Reply with quote #1
Hello everyone, I read this board now and then, so many of you face such hard times with your elderly, I don't know how you do it and stay sane. I am 2,200 miles from my parents. My father had a stroke a year ago. Since then he can't stand up. He can talk fairly normally. He eats very little and has lost a lot of weight. He is 5'10" and weighs about 120 now. He is home with my mother and they have a 24/7 aid. He is just horrible, nasty to the aides, yells, makes a fist (he does not have the strength to hit anyone or he would), bares his teeth, tries to bite (and sometimes does) the aid, the doctors... I don't know why I'm writing except that I see some of you also dealing with nasty, violent elderly. What do you do, is there anyplace that will take them? My parents still have assets so I don't think medicare will cover anything. I don't know how long my mother can handle this. He
Reply with quote #2
Hi Sheila, I wanted to welcome you. I know that being far far away from a sick elderly (even a mean nasty one) can be worrying. I feel for your mother. It must be very very hard on her. How old are your parents?? Yes, a nursing home will take a nasty violent elderly person. But of course, he will probably be put on some 'calming' medications to keep him under control (maybe). It really depends on the nursing home. Also, the question is - is he really NH material? The nastiness might be something that could be better with medications. Does your father go to a doctor? What does the doctor say? If it is because of the stroke, is there anything that would help? I think there are provisions - with Medicare - that allows one spouse to go to a NH, and the other spouse does not lose everything - assets, house, money. I am not sure though. It is just something I recall, on this message board. Can you afford to talk with an Elder Care attorney? Someone who is knowledgeable within your parent's State would help. They could let you know about Medicare and Age related things, like where your parents could live, or what options they have. It has to be your mother that is willing to take him somewhere though. How does she feel about that? Or is she going to try to "stick it through" and keep him there at home? I know you are stressed for everyone - you, her and Dad. Hang in there Sheila, 'daughter'(beth)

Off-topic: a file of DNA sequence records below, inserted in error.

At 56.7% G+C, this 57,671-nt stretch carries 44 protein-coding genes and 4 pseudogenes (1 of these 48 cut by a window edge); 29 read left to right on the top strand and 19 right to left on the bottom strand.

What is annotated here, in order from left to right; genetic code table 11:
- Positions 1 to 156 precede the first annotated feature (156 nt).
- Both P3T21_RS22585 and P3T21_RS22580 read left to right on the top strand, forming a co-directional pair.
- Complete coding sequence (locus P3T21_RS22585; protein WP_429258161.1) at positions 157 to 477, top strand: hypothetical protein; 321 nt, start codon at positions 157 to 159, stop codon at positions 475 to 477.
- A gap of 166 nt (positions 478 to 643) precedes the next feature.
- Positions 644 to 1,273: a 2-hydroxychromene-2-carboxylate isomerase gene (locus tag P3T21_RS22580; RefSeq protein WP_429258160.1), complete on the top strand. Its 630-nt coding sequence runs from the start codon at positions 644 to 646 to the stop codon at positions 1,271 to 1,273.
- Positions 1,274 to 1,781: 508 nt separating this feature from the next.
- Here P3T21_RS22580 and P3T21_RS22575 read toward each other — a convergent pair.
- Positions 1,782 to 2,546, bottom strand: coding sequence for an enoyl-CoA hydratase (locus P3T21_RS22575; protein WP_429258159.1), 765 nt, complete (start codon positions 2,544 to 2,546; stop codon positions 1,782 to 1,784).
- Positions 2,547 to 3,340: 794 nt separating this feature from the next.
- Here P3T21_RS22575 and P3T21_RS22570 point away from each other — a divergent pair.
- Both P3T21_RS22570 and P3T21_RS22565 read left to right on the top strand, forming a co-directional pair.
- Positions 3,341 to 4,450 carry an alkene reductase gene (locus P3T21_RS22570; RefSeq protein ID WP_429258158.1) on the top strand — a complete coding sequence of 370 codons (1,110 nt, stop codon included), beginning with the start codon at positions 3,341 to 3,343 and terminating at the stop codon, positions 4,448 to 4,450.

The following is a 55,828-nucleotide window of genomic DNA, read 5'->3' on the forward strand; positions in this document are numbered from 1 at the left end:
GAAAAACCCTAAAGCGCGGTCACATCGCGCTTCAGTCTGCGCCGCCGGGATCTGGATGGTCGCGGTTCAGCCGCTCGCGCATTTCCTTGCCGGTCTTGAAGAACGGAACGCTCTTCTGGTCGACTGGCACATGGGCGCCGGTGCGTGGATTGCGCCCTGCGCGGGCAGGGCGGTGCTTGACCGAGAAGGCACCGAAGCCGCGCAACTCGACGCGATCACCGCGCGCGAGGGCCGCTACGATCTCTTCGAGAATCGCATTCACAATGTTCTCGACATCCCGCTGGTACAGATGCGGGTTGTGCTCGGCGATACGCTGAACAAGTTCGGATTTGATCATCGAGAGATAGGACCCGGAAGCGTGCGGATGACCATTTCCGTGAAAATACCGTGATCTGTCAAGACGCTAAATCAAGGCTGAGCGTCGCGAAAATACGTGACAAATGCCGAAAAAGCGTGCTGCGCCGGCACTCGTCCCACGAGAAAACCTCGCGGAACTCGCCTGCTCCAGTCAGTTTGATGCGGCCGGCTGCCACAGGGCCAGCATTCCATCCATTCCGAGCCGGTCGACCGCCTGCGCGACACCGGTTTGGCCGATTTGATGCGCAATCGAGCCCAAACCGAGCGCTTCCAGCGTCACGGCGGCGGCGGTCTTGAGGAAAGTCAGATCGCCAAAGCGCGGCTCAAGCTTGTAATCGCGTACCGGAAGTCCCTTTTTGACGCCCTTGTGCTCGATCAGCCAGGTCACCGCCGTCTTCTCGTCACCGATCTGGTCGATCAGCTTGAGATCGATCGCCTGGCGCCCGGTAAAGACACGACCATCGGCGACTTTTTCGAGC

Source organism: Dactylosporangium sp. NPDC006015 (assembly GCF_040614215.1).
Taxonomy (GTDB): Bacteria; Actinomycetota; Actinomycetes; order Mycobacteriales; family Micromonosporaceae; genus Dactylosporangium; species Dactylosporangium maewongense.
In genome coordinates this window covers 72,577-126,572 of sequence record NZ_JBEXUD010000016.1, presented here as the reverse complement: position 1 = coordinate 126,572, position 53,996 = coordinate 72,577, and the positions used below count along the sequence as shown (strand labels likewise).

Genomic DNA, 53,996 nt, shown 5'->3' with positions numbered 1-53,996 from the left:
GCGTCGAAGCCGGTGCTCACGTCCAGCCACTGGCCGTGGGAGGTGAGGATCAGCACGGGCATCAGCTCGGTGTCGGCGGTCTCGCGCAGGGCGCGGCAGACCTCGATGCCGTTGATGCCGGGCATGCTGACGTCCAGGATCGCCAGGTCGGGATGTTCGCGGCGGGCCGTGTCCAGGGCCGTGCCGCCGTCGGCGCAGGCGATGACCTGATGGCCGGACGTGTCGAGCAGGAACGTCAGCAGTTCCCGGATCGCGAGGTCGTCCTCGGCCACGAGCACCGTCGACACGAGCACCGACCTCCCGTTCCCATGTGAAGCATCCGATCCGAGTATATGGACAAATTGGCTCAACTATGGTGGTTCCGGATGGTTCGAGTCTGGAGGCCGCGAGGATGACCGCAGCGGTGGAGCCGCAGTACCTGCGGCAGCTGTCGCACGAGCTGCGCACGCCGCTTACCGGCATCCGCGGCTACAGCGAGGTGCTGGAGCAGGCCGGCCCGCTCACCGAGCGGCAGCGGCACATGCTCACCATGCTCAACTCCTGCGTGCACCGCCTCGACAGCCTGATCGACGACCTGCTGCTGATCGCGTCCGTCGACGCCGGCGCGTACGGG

Lynn from Oz
Reply with quote #3
When my mother had her stroke 7years ago she became very angry and irritable-even to the extent of threatening suicide. Her doctor put her on antidepressants and her moods improved a lot. Has your Mum discusssed this aggression with the doctor. Your Dad could possibly be depressed- I was told that depression is almost inevitable after a stroke. Good Luck Lynn
Reply with quote #4